Greek folk dancing is part of the Zafiro Experience

There’s more to Athens than just spectacular ancient ruins, writes R. Gowri

IT’S summer at its most fervent. Helios the Sun God, is in his element, roasting the hordes of tourists swarming atop the Acropolis in Greece, bathing all in solar radiation.

I spy a lone olive tree mere footsteps away from the Temple of Erechtheion, on the hilltop plateau where the famed Parthenon stands. I run for shade. Nearby is the spot where Poseidon, the Greek God of the Sea, is said to have shot his trident into the ground, gifting the denizens of the Acropolis a spring of water.

Make that salty sea water. Oops. The legend goes that seeing this blunder, the virgin goddess Athena, stepped forward with her spear. She was vying also to become patron deity of the city. Wise Athena touched her spear to the ground. An olive tree sprouted (perhaps the very one I'm under now?) It provided fruit, oil, medicine and shade to the ancient dwellers. Athena won the vote and the city was named after her.

My first day in Athens, Greece, thus far has been among the ruins of the ancient Acropolis, which overlooks the undulating land below where the modern city lies. The ancient citadel with its many remarkable buildings stands as a symbol of Classical Greece, which has had such an impact on modern Western civilisation.

The Acropolis is a favourite stop on the tourist trail. The architectural marvel that is the Temple of Parthenon (447-432 BC) still astounds with its grace and fluidity. As I stand before it I can see the upheaval and damage caused to this architectural paean to Goddess Athena under the hands of various invaders and passage of time; the Parthenon had even served as a church and a mosque at various times. But she, still, is glorious.

On the way up the rocky hill, I pass other Classical Greece structures built during various eras by rulers and influencers: the Propylaea, the ancient gateway to Acropolis; Temple of Athena Nike (Athena of Victory); the Odeon of Herodes Atticus (161 A.D) on the southwest slope that remains a venue for concerts till today (the Foo Fighters rocked the Odeon on July 10), and the Theatre of Dionysius at the foot of the hill, where gladiator fights once took place.

If you’re not really into ruins, a good guide can make all the difference. Wrap your head around the tales connected to the Acropolis: a great king who was half-man and half-snake, a heinous murder and political cover-ups, an unknown soldier who ran 42km in full armour to tell of victory against invading Turks, hidden treasures, sisters who leapt to their deaths after a fright...

With a steady dose of Greek mythology and ancient history, the ruined structures are rebuilt in my mind’s eye, taking on the dimensions of Hollywood epics, and I am riveted and humbled. Our guide from Ganymedes Tours ( is an archaeology student and she makes our 2-hour-long scramble up and around the hill so worth the while. History wins the day, despite the Sun God’s best efforts to scorch us all.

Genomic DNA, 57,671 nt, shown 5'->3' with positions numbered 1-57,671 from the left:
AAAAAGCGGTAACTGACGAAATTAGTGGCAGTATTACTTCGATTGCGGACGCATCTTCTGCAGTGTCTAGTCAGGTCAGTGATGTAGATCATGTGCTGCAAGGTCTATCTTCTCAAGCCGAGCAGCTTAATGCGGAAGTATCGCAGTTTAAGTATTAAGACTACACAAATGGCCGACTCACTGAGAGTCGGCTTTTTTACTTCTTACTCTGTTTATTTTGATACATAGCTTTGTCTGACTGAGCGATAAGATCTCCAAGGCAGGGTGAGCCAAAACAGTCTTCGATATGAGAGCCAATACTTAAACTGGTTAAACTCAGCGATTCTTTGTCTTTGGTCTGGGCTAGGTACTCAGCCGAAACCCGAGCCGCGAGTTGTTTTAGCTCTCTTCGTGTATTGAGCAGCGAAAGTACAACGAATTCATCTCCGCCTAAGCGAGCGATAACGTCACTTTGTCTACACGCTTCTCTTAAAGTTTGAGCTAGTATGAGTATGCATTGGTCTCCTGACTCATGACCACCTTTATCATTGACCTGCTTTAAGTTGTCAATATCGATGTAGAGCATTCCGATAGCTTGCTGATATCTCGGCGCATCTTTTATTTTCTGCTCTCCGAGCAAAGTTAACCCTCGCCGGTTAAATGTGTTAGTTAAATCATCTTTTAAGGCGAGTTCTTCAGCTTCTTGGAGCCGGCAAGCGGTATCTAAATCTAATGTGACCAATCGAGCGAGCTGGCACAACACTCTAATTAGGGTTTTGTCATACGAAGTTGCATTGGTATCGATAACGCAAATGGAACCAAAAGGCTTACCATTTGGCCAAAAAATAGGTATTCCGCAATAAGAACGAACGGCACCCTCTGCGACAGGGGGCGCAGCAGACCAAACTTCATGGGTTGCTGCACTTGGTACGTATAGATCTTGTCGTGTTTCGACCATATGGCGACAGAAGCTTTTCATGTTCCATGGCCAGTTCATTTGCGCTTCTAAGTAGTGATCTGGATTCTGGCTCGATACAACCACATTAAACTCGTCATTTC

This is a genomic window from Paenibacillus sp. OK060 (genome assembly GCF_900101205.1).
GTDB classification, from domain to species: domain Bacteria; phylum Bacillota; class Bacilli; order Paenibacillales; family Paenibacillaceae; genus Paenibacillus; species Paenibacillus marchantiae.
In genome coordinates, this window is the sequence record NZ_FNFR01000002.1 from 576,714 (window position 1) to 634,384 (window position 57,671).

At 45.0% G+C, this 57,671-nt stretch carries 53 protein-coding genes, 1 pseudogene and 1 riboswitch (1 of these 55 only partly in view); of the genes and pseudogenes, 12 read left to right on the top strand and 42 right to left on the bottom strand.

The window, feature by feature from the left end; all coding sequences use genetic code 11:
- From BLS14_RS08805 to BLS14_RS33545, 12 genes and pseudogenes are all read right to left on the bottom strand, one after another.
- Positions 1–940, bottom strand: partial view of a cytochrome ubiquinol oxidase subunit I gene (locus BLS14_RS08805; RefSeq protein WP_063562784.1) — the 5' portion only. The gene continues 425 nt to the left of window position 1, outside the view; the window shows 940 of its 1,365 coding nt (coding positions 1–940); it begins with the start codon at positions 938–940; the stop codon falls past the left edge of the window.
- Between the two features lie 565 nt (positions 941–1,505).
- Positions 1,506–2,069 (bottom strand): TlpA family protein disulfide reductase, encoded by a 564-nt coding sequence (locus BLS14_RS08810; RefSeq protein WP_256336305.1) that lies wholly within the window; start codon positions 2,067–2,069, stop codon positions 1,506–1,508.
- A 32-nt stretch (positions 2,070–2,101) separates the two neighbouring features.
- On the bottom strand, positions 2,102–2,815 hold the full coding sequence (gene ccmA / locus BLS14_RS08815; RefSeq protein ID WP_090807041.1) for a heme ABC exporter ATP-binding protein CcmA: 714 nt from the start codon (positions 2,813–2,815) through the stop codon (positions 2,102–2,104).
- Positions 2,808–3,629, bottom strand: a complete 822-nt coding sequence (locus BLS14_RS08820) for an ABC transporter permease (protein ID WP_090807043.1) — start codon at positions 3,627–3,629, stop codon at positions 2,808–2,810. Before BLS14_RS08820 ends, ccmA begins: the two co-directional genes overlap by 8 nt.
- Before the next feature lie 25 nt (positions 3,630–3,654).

WHAT Acropolis, several ancient structures dating to Classical Greece, a Unesco Heritage Site
COST 8 euros or 20 euros (the latter covers other sites like the Temple of Olympian Zeus).
GO when it opens at 8am as it can get very hot on the exposed hilltop in the summer months.
TAKE Hat, water and wear footwear with a good grip.
WATCH OUT for slippery marble steps and slopes without guardrails.


There’s plenty more to digest of Athen’s ancient history; just a short walk away from the Acropolis is the New Acropolis Museum. Here you’ll see the finds from excavation sites on the Acropolis on display, It’s a place art enthusiasts can admire the classical beauty of Greek sculptures at length. Five of the original six maidens of the Porch of the Maidens from The Erechtheion are here (a sixth is in the British Museum).

A 45-minute city tour by bus takes me past other places of historical importance like the Monument to the Unknown Soldier, the Temple of the Olympian Zeus, Panathenaic Stadium (where the first Olympic Games of modern times were held in 1896), the National Library and House of Parliament.


Modern-day Athens hums with activity but our group, sitting pretty in our air-conditioned tour bus, is seldom stalled by traffic jams. In fact the city reminds me of Penang island in the early 1970s, before the high-rises changed the skyline. Many of Athens’ city roads are flanked by tangerine trees, fruit now ripened by the summer sun. Small groves of lemon and olive trees green roadside junctions, touches of pastoral charm among urban structures.

Coursing through its city roads, I frequently catch glimpses of the striking blue Aegean sea. Low-rise apartments, in neutral tones, are cheered by window boxes filled with summer blooms. Athens is not new and shiny like some other modern metropolises, observes my fellow traveller. I, however, find the absence of the usual rash of skyscrapers refreshing and unintimidating.

Getting around and out of Athens is pretty easy these days, serviced as it is by the Metro, tram cars, buses and taxis. Getting out of Athens for a day trip to the coast can be done via the Athens Coastal Tram from Syntagma Square.

My short shopping stint takes me to the older part of Athens, to Monastiraki Square and its surrounds. It is an ideal place for lunching and people-watching, with its al fresco cafes. The flea market here consists of long rows of small shops huddled next to one another. These offer a huge variety of goods -- from tacky souvenirs to real good buys. Alas, I only have an hour.

Before stepping into the market lanes, I spy a little church of grey stone facing the metro station. The doors are closed but I ask a man standing by its steps if I may enter. I step into the church’s quiet, dim interior and gasp in delight. What dazzling artwork of the divine — beautiful frescoes, ancient Byzantine paintings and icons, candelabra so beautifully wrought... all golden and resplendent among the multi-hued walls and ceiling.

My eyes grow misty as I look upon the beautiful face of the Virgin Mary in one of the paintings. This little katholikon, the Panagia Pantanassa Church, has a history that dates back to a 10th century monastery that had stood here, and it is definitely worth a visit.